Earlier this week, it was reported that China had granted Qualcomm an iPhone import and sale ban as part of its legal case against Apple. While the ban has been unsuccessful at stopping iPhone sales in the country, a new legal filing from Apple in China offers more color on what would happen should a Chinese ban on the sale of iPhones go into effect.
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As reported by Bloomberg, Apple explained in the filing that it would be forced to settle with Qualcomm due to a Chinese ban on iPhone sales. Apple said that such a ban would cause smartphone manufacturers to return to the “unreasonable charging mode and pay high licensing” fees to Qualcomm, ultimately affecting customers:
“Apple will be forced to settle with the Respondent, causing all mobile phone manufacturers to relapse into the previous unreasonable charging mode and pay high licensing fees, resulting in unrecoverable losses in the downstream market of mobile phones,” the iPhone maker said in the Dec. 10 filing to the court. The document was submitted in Mandarin with an English translation.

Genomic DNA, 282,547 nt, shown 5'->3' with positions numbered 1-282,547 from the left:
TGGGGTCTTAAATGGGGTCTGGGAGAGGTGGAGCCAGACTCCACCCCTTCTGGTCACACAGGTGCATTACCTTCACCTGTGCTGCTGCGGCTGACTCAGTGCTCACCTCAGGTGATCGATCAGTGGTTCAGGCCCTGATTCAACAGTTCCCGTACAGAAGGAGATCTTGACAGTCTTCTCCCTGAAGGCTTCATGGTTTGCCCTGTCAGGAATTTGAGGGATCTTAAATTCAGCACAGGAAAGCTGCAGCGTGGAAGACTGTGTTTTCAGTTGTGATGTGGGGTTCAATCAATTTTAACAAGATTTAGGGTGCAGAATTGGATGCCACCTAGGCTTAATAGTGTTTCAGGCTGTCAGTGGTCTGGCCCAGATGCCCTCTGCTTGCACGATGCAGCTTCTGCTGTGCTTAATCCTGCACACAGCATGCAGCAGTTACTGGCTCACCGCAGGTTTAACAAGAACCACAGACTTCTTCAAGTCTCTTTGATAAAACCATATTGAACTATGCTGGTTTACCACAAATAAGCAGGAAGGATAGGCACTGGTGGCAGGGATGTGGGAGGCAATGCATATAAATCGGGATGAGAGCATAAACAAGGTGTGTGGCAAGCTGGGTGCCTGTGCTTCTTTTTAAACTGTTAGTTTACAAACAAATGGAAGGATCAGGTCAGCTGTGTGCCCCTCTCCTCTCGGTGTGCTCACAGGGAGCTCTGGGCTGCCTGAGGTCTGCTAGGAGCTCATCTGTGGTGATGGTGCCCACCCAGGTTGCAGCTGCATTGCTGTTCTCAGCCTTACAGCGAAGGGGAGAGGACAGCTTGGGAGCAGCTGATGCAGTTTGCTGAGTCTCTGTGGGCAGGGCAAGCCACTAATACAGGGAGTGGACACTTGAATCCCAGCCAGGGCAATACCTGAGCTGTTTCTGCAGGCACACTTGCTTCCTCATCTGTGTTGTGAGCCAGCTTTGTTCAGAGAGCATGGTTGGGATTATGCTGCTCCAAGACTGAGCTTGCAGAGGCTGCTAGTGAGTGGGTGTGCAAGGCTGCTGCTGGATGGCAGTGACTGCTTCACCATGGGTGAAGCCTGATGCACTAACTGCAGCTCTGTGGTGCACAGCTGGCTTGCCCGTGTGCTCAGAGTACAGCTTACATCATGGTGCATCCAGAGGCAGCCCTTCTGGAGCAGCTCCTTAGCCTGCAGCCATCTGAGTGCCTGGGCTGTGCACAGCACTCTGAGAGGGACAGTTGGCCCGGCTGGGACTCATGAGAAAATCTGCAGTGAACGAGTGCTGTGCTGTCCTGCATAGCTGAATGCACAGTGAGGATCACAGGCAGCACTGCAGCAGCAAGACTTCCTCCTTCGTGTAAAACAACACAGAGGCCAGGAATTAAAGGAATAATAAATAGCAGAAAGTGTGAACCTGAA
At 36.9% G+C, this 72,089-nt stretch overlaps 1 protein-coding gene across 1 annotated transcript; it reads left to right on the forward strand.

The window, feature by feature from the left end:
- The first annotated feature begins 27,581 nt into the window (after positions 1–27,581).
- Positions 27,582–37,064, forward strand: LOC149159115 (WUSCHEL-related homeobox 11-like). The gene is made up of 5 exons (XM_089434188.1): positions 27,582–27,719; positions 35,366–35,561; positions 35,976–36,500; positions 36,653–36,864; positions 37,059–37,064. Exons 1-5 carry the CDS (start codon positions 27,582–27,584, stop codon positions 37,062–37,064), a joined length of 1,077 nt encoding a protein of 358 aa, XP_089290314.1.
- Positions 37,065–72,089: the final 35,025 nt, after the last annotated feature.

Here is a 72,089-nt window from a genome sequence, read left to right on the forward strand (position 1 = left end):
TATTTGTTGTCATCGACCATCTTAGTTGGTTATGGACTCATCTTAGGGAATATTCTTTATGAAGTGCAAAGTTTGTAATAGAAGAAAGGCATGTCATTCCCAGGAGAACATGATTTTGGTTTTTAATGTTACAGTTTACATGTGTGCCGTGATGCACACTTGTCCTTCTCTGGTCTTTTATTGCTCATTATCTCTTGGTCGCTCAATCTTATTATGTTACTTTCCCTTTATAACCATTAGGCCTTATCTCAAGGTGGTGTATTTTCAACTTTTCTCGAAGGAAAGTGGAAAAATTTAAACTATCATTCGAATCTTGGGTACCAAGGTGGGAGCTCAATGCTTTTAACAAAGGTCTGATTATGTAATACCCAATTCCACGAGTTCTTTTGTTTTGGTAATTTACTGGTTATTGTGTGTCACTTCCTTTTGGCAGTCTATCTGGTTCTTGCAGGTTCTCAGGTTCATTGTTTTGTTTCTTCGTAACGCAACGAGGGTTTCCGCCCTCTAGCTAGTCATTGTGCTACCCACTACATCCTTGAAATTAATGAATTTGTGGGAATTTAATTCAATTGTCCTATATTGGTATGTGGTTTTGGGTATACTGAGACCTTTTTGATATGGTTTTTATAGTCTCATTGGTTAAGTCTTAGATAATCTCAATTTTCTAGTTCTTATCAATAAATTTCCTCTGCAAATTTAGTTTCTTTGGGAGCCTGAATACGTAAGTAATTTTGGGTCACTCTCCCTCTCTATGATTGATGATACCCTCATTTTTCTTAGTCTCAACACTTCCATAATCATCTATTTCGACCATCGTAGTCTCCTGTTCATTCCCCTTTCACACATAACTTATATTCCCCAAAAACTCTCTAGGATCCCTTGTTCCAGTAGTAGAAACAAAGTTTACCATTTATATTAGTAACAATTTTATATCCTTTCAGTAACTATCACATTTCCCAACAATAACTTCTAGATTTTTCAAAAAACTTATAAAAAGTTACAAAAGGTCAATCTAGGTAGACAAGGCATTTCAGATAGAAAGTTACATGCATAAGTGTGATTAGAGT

Apple went on to say that an iPhone ban in China would cost it “millions of dollars a day and affect both the Chinese government and consumers.” Further, Apple touted in the filing that it has created 5 million jobs in China, both in the supply chain and in terms of developers.
Apple also pointed out that banning the iPhone in China would cost the Chinese government “hundreds of thousands of tax losses” and hurt major Chinese manufacturers and suppliers, including Foxconn. “Apple and many other companies, consumers, and government will suffer truly irreparable harm,” Apple said in the filing.
On Monday, it was reported that China had granted an injunction against Apple over its patent dispute with Qualcomm. While Qualcomm claimed that the injunction “bans the import and sale of nearly all iPhone models in China,” this didn’t actually turn out to be the case.
Apple issued a public statement in response to the injunction, saying that “all iPhone models remain available for our customers in China.” Apple will, however, appeal the injunction, even though it does not affect iPhone sales.
The qualifying factor in the injunction is that it seemingly affects only pre-iOS 12 versions of iOS, with none of the code being disputed by Qualcomm appearing in iOS 12. Qualcomm is now trying to get a second injunction against the iPhone XS and iPhone XR, citing the same patents used in the previous injunctions.
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